A HEXHAM restaurateur is celebrating the success of a reality TV show which has provided a platform for talented curry chefs across the North-East.

Titu Ahad, who owns popular Indian restaurants across Tynedale, including Saathi on Priestpopple in Hexham, has worked closely with childhood friend Mohammed Alamgir on culinary series The Chef .

The series, which focuses on the talents of Indian cooks as they compete to wow a panel of judges, has been growing a fan base since it first hit screens in December.

The show aired on Channel i – the leading TV channel for the Bangladeshi community in the UK – as well as worldwide.

And after three top chefs went head to head in its closing stages, the team behind the programme are already looking forward to series two, which they hope to open up to chefs working across the curry industry nationwide.

Titu, who was a director of the concept and resulting magazine, said: “The idea for this came from the need to understand our customers’ concept of Indian food from the other side.

“So a reality TV show, which would open up the industry and let them into the spice world, would be a great way to do it.”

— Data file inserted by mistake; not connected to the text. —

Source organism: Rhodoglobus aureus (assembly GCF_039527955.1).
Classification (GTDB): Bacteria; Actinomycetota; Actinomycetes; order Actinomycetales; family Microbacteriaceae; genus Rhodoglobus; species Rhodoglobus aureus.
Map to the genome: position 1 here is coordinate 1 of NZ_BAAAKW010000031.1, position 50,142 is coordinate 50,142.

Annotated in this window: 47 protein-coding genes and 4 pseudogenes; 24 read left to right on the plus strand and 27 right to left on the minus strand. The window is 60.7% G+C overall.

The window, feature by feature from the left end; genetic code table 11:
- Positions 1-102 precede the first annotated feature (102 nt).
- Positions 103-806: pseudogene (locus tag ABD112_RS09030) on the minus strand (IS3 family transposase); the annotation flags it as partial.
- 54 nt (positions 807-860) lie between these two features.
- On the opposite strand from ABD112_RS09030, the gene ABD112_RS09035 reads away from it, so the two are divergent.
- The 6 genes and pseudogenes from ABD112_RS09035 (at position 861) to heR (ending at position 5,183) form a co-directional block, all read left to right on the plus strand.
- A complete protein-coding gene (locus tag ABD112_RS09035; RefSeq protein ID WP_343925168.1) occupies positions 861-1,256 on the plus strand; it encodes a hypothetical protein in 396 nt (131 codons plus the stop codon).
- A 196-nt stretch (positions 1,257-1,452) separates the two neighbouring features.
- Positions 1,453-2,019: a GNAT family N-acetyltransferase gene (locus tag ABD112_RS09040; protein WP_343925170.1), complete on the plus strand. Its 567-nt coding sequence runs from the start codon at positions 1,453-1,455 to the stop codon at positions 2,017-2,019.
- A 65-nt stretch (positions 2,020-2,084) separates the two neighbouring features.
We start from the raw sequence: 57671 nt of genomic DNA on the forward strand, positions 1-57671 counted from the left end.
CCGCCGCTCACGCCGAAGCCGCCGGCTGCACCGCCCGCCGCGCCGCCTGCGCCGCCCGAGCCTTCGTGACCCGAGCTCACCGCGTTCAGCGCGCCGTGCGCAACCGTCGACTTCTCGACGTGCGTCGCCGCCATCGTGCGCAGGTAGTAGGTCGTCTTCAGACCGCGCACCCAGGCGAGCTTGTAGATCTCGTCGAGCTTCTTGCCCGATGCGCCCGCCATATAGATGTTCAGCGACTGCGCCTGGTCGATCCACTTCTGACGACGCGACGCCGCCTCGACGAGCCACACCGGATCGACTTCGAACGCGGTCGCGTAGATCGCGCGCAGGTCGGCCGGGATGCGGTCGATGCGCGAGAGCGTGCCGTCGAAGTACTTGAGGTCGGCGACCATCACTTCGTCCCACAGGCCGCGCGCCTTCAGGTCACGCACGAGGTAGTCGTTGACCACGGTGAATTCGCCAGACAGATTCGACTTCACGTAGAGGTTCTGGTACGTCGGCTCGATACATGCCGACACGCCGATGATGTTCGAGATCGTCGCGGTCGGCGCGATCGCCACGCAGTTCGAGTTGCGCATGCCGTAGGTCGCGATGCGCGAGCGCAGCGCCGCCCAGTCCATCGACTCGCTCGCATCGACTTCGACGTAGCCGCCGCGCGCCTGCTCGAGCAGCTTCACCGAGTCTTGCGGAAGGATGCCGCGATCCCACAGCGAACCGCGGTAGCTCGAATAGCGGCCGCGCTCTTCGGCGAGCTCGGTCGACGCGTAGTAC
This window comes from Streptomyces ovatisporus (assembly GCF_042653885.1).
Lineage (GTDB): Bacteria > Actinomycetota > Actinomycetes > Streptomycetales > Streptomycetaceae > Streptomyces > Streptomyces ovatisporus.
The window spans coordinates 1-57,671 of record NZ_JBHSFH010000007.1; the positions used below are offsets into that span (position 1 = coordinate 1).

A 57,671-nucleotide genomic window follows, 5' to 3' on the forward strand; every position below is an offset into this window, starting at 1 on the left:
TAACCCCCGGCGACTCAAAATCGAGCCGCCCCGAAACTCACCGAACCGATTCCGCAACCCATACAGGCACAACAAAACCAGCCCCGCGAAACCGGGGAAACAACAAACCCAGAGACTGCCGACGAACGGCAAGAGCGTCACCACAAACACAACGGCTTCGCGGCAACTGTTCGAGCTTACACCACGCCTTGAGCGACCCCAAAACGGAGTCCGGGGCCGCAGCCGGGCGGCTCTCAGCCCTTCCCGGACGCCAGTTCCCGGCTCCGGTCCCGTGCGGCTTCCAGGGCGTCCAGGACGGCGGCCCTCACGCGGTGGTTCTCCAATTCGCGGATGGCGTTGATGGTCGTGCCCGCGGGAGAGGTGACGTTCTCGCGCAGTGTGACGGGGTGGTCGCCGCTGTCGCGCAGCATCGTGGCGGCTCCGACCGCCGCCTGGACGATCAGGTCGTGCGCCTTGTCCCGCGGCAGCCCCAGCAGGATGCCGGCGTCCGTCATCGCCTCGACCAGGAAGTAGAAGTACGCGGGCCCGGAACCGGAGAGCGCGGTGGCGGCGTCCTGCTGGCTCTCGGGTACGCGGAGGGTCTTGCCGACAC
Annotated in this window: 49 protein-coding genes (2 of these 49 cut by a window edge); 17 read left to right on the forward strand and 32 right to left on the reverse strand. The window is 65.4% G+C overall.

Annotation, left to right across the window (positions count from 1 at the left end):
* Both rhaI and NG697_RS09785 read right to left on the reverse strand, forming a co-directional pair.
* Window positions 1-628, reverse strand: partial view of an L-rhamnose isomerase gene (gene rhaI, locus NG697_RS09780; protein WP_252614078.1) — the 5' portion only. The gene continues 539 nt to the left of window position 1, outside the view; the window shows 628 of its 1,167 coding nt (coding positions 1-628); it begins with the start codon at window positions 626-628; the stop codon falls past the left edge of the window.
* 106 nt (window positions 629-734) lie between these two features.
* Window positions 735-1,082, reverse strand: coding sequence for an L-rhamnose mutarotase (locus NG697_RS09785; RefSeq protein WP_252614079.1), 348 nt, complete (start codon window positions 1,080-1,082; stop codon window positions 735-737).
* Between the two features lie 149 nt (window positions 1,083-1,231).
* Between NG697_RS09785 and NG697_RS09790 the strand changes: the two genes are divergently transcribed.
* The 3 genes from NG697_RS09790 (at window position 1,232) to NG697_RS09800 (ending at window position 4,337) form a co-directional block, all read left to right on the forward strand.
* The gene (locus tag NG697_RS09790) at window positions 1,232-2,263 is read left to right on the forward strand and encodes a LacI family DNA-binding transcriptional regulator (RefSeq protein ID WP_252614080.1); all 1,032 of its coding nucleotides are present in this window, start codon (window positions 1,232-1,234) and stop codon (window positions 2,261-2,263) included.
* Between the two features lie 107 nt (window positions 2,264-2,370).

The Chef was the brainchild of Mohammad, known to many as Alamgir, who is a correspondent for Channel i Europe and has been working on the project for almost two years now.

“The purpose of the show is not just to showcase the best of curry talent in the North-East but also to share ideas of how the cuisine can innovate,” he said.

“Tradition is important, but as an industry we are not moving forward if we’re not finding new ways of doing things.”

The Indian restaurant and curry trade in the UK is a £5bn industry, but is 90 per cent operated by British-Bangladeshis.

The industry is facing a huge recruitment shortage at the moment . First generation migrants who came over in the 60s and 70s, built up the trade, but now second and third generation British-Bangladeshis don’t necessarily want to continue in their footsteps. As a consequence, one of the reasons for doing The Chef “was to inspire and raise awareness,” Titu added.